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Is thriftiness a virtue?

By Judy Martel · Bankrate.com
Tuesday, July 31, 2012
Posted: 7 pm ET

The wealthy are spending less, leading to some concern that they are further stalling an economic recovery. Gross domestic product rose 1.5 percent in the second quarter, down from 2 percent in the first quarter and 4.1 percent in the last quarter of 2011. Consumer spending makes up nearly three-quarters of GDP, but the wealthy are keeping their wallets on lockdown.

Spectrem Group reports that confidence among millionaires has fallen to its lowest level in nine months and a new report from Thomson/Reuters says consumer confidence among those who earn $75,000 or more has dropped 20 percent since 2011.

Retail spending is not broken down by demographics, but experts are noticing that wealthy buyers are holding back. Scott Hoyt, a Moody's Analytics economist who tracks consumer spending, told USA Today that retailers who specialize in high-end merchandise, especially jewelry, were hurt more by the recession than discount stores.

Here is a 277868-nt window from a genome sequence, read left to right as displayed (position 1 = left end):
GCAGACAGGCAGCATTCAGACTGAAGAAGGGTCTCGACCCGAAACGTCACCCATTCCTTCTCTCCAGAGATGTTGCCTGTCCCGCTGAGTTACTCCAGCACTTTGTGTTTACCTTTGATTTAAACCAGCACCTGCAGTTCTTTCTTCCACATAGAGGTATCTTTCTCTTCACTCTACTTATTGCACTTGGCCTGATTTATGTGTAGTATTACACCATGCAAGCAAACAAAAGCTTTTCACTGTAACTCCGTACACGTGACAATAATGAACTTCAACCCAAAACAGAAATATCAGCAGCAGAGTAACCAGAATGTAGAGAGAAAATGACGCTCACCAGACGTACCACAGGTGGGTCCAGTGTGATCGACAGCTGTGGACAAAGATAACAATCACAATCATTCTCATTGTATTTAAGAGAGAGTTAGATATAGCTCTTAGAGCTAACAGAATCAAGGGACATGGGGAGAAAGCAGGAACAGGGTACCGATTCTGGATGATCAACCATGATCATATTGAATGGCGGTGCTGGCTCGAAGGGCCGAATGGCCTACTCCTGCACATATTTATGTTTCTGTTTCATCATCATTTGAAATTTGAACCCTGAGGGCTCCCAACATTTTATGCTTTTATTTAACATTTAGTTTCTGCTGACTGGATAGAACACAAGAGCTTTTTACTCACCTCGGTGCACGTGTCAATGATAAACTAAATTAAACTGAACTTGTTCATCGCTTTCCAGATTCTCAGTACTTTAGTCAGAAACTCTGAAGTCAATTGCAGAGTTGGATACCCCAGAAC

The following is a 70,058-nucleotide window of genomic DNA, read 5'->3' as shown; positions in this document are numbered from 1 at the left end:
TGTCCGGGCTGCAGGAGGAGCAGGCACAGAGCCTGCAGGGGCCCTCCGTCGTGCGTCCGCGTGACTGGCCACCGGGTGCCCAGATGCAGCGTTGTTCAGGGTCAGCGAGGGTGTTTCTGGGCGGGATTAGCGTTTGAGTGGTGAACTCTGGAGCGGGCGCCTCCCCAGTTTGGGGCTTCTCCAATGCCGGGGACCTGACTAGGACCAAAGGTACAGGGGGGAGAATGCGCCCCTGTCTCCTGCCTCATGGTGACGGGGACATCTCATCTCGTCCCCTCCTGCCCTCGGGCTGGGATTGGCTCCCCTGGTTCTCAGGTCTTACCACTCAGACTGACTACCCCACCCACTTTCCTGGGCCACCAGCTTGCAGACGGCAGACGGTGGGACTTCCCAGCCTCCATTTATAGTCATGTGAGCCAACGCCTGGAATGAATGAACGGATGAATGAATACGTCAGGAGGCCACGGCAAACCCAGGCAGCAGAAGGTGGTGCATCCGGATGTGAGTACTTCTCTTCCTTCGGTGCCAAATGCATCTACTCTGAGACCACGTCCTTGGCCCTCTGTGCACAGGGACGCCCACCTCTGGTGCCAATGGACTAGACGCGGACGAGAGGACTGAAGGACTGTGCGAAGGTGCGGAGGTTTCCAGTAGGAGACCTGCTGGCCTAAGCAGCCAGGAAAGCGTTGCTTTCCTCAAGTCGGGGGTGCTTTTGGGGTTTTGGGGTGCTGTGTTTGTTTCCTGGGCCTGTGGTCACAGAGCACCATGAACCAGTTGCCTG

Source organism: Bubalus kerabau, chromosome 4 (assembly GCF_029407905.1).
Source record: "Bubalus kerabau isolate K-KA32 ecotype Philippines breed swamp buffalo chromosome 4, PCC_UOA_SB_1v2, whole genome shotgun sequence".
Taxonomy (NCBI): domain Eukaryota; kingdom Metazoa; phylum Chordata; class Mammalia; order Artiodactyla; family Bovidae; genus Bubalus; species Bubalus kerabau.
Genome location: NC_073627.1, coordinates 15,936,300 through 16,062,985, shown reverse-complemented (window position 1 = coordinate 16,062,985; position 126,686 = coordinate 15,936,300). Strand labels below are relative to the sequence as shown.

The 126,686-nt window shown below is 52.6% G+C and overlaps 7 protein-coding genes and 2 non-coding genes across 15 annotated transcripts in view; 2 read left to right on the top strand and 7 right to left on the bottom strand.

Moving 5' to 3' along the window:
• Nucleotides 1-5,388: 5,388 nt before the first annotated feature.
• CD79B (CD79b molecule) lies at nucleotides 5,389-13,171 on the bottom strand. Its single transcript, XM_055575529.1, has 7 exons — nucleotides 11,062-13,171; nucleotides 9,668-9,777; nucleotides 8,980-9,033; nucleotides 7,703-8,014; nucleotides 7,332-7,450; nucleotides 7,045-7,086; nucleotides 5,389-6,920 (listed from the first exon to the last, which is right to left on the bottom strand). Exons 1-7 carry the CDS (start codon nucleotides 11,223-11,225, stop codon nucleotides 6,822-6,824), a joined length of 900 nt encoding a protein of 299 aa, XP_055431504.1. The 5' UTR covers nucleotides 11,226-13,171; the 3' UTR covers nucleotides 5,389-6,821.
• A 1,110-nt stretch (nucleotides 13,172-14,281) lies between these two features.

While it makes sense that consumers would pull back on discretionary spending during an economic slowdown, the wealthy can afford to continue buying. Yet, many are saying they're either spending less or adopting a holding pattern when it comes to spending – not buying more or less, just waiting to see what happens with the economy.

Has your pattern of spending changed and do you believe the economy will pick up or remain sluggish?

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August 04, 2012 at 2:24 am

Becoming "weathly" is more than human capital (work) and investment capital (investments), the third leg on that chair is spending habits. Doesn't matter if you're a doctor making 6 figures or flipping burgers, if you're spending and borrowing more than you'er bringing in, you are the American defintion of "poor"

August 01, 2012 at 9:03 am

Stagnant wages, a nasty employment market, and an abysmal real estate market combined with inflation of 5% (the government figures are tainted; everything in my universe is up, up, up) have me constantly looking for ways to cut expenses.

No, I do not think the economy will pick up until and unless employment and real estate improve in a meaningful way.